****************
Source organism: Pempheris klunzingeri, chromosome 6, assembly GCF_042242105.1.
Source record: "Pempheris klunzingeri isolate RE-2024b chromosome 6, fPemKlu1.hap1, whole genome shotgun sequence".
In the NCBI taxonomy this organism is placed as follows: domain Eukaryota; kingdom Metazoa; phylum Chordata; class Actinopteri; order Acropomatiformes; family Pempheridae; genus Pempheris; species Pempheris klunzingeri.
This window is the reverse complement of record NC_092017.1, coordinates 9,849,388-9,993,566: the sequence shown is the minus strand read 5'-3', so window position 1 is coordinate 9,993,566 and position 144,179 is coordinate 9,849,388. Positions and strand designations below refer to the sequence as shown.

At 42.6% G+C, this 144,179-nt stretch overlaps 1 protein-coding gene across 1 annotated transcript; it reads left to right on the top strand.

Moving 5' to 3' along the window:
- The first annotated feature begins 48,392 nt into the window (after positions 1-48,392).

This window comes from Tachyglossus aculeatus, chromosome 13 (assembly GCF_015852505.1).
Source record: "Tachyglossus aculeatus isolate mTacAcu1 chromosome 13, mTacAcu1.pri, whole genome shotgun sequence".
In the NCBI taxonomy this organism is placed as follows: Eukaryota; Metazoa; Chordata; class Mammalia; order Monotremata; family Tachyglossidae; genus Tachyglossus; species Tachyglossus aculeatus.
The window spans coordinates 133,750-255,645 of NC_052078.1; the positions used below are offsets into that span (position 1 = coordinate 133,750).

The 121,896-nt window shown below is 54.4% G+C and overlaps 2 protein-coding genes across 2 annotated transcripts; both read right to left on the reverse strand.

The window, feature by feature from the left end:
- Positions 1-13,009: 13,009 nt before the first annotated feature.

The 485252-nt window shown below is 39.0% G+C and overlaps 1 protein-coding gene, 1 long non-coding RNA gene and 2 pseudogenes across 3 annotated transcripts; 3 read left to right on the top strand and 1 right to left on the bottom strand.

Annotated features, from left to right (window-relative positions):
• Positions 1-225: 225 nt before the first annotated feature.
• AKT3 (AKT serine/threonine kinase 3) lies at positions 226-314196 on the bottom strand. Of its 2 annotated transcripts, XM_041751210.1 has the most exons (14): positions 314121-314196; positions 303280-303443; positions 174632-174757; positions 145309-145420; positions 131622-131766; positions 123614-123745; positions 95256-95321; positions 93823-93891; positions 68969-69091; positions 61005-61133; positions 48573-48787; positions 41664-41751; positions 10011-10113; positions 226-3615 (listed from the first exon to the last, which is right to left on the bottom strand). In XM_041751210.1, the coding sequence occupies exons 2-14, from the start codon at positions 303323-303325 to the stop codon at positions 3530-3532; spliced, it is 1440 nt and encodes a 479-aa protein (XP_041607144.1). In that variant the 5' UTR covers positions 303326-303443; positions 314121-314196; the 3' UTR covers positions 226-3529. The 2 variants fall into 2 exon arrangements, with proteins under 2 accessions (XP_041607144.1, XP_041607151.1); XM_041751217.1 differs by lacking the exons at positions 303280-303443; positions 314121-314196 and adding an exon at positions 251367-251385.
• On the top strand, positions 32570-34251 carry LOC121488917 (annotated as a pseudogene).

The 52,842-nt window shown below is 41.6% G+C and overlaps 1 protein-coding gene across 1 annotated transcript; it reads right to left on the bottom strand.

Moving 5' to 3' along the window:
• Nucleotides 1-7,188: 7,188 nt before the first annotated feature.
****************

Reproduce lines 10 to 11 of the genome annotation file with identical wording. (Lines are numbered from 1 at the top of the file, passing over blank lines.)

In the NCBI taxonomy this organism is placed as follows: Eukaryota; Metazoa; Chordata; class Mammalia; order Monotremata; family Tachyglossidae; genus Tachyglossus; species Tachyglossus aculeatus.
The window spans coordinates 133,750-255,645 of NC_052078.1; the positions used below are offsets into that span (position 1 = coordinate 133,750).